The Dominion High School makerspace is an updated CTE classroom paired with a set of mobile maker carts. Students in the makerspace will have access to the latest in digital fabrication machines and electronics in order to create public products for the world that solve authentic challenging problems. The maker carts will be spread out around the school providing access to maker tools in every classroom.
Meet the Makers at Dominion High School
1. How is your vision for a makerspace innovative?
Our makerspace and maker carts address the issues of finding space and scaling up to bring makerspace to an entire high school. By reinventing spaces such as old computer labs or out-of-date CTE rooms it becomes possible to start makerspaces without huge renovation costs. The maker carts increase access to resources allowing the concept of learning by making to permeate the entire school culture.
2. What are you most excited to get started on this summer?
The most exciting part of the summer will be customizing the makerspace and maker carts to meet the interests of our teachers and students. There have already been some great ideas like a phone repair station and a recording studio/DJ booth. We are reaching out to the maker community to create partnerships to incorporate as many of these ideas as possible.
3. Can you describe the types of people who have been involved in your build out?
Our core CTE Makeover Challenge team has been working all summer to create partnerships with both local businesses and maker tool companies. We have gotten purchasing advice from local sign making and t-shirts shops with the possibility of internships for students over the summer. Maker tool companies such as Othermachines, iFixit and ShopBot have helped us select the right equipment and materials and offered significant discounts. Teachers, parents and students attended our first community build out day to setup tools and the maker carts. The entire staff came to the makerspace for an introduction to the tools and capabilities of the space and tested out our maker cart.
4. What has been the most challenging part of the summer build out thus far?
The most challenging part of the build out is the amount of time it takes to maximize every dollar. Coordinating donations, sponsorships, and partnerships takes time and patience. Several times we could have easily gone and spent retail on equipment for the space but by working with companies and donors we’ve gotten things for free or at a substantial discount. Other issues like working around summer school and building maintenance took more time than expected.
5. Have you made adjustments to your original plan since starting your build out? If so, can you describe how you have changed your plan and what sparked the change?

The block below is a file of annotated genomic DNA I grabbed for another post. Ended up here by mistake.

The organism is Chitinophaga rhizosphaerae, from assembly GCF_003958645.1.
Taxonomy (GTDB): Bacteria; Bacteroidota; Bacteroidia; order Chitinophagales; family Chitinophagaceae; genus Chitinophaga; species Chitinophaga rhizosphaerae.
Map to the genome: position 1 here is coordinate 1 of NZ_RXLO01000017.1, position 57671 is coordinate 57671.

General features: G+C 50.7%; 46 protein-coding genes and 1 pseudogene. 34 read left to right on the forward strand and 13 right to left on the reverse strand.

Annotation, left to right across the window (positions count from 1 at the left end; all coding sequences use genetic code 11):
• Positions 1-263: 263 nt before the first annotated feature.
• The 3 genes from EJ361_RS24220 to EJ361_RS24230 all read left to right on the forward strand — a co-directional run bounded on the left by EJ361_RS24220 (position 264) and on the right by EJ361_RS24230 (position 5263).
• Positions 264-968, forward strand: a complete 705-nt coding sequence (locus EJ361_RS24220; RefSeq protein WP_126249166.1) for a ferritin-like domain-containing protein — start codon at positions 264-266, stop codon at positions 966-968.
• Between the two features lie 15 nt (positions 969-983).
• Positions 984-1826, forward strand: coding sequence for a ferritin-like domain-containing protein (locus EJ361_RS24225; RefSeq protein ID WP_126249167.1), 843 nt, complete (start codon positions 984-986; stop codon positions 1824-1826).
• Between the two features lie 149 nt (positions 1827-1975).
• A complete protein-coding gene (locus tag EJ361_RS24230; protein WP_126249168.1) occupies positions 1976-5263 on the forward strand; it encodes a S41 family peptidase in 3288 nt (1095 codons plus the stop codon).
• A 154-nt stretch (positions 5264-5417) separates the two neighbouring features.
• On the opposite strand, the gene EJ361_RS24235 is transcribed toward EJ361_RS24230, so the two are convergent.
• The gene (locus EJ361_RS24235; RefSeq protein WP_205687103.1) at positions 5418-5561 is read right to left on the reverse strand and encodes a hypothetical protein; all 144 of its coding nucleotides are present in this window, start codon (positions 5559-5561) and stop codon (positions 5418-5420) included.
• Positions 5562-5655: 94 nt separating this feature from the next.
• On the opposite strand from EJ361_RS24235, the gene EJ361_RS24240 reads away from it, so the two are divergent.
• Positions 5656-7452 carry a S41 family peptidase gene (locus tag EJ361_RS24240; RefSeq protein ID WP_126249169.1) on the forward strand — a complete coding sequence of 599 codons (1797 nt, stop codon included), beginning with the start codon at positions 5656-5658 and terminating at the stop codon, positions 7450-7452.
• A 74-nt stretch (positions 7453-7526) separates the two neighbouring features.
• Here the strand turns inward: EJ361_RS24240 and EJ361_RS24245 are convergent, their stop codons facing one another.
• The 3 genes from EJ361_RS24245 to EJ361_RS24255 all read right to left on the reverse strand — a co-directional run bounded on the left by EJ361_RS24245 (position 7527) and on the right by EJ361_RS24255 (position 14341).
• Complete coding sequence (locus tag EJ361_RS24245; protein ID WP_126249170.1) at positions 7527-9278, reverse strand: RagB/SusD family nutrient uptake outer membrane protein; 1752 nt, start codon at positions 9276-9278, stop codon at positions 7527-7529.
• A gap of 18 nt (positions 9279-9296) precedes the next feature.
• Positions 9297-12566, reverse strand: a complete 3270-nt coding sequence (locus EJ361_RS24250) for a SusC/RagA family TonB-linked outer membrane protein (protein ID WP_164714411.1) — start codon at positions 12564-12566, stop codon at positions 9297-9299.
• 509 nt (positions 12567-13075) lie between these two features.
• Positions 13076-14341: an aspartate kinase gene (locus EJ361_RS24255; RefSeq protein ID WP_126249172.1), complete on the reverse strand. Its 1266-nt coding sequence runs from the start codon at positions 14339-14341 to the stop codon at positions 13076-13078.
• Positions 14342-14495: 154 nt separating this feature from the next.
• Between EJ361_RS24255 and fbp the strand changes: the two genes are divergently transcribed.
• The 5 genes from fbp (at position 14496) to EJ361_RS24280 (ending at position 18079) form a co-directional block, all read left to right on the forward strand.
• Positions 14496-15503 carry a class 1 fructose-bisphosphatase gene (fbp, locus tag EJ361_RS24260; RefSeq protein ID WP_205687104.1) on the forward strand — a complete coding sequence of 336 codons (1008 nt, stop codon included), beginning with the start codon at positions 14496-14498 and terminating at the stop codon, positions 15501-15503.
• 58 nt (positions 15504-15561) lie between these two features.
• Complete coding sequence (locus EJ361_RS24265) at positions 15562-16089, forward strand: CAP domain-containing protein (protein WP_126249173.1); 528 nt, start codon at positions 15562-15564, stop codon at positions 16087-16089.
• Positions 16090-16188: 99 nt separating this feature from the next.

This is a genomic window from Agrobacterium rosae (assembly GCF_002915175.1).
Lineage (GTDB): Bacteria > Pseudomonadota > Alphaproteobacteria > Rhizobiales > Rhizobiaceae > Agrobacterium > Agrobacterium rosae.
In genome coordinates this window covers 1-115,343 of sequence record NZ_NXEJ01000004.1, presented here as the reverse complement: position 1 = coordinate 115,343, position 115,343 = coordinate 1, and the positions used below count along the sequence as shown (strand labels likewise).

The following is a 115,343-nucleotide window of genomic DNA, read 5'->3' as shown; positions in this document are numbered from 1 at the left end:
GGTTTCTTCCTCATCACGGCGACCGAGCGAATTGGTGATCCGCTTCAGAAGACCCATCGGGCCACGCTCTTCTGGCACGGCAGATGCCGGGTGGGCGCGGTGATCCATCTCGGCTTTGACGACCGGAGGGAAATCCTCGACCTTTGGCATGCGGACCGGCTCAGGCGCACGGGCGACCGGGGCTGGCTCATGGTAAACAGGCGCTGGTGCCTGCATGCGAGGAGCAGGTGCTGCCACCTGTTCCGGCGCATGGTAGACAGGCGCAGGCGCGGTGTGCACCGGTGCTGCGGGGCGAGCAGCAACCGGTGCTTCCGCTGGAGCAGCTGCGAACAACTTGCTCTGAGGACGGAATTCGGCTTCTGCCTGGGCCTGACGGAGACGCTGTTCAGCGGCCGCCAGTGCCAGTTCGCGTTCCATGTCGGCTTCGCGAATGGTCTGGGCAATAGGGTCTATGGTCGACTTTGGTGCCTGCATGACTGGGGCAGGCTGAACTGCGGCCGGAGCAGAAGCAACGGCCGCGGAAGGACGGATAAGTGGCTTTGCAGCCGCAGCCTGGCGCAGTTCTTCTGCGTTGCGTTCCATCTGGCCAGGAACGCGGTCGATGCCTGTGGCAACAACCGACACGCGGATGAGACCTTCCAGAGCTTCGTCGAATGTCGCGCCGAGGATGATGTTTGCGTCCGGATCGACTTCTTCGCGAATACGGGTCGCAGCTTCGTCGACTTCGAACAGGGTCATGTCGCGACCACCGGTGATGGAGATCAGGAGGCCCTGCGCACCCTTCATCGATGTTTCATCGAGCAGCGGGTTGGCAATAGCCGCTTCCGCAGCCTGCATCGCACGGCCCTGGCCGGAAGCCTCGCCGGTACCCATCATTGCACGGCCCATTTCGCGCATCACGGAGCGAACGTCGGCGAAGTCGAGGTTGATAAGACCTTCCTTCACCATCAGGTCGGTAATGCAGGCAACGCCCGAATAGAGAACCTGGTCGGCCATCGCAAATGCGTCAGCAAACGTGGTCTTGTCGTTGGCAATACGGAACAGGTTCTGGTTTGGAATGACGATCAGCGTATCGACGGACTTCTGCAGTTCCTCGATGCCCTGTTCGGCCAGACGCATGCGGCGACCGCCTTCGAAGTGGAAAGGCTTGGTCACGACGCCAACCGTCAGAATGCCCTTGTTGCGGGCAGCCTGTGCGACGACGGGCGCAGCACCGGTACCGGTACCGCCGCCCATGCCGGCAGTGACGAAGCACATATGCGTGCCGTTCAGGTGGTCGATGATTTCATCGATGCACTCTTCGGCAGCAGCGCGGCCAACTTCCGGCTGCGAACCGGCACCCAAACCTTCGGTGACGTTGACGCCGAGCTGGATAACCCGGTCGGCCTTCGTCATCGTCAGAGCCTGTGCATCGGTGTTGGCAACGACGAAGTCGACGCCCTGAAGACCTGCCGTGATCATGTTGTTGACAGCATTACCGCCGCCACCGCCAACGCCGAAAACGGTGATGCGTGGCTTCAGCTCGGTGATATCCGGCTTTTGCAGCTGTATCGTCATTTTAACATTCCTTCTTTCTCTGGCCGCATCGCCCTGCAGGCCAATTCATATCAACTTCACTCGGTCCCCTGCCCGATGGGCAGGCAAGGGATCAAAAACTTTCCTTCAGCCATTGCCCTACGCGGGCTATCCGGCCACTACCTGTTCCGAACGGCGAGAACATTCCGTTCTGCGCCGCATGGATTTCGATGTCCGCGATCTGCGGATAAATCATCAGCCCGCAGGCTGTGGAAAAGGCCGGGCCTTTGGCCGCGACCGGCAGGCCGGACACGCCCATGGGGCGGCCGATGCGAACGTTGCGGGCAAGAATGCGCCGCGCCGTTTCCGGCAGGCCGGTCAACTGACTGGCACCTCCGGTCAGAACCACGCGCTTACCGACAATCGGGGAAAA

The original plan detailed a space and resources that the whole school community uses. Our plan hasn’t changed so much as realizing that the vision doesn’t happen day one. It requires times to engage the community. It takes time for teachers and students to see and try the equipment and then imagine the possibilities. We are making great strides in fulfilling the promise of our plan, but we still have a long way to go.
6. What advice do you have for other schools developing making programs?
The most important advice for educators is to just go ahead and get started. I frequently hear about schools that are ‘thinking’ about starting a makerspace. It is okay to start small and iterate and experiment while planning a full program. A school makerspace is the idea that students can and should learn by making. That idea can start life in a small bin or box of crafting supplies and grow into a complete makerspace full of digital fabrication tools, electronics and more. The Makerspace Starter Kit is a great tool to help educators get started building a classroom makerspace.
7. As you reflect on your progress, of what are you most proud?
I am most proud of the level of engagement of students and staff as they learn and use the new tools and resources. Students have been making custom t-shirts, hats, stickers and glasses. Classroom teachers have been trying out the maker carts in their classes and suggesting new improvements. The excitement about learning makes all the hard work worth it.
8. What else do you have in the works for this fall?
The next phase for the fall is building out a recording studio for audio and video production, animation and project documentation. Sharing is often an overlooked part of the making process. Having easy to use tools and workflows to capture student work is essential.
9. Now that school is back in session, have there been any surprises about how the space has been used?
One of the surprises is the volume of interest in makerspace tools that can replace the need for outside vendors. Schools spend a tremendous amount of money for custom goods such as t-shirts, stickers, posters, engraving, etc. By bringing some of these jobs in-house, we hope for the makerspace to be self-sustaining.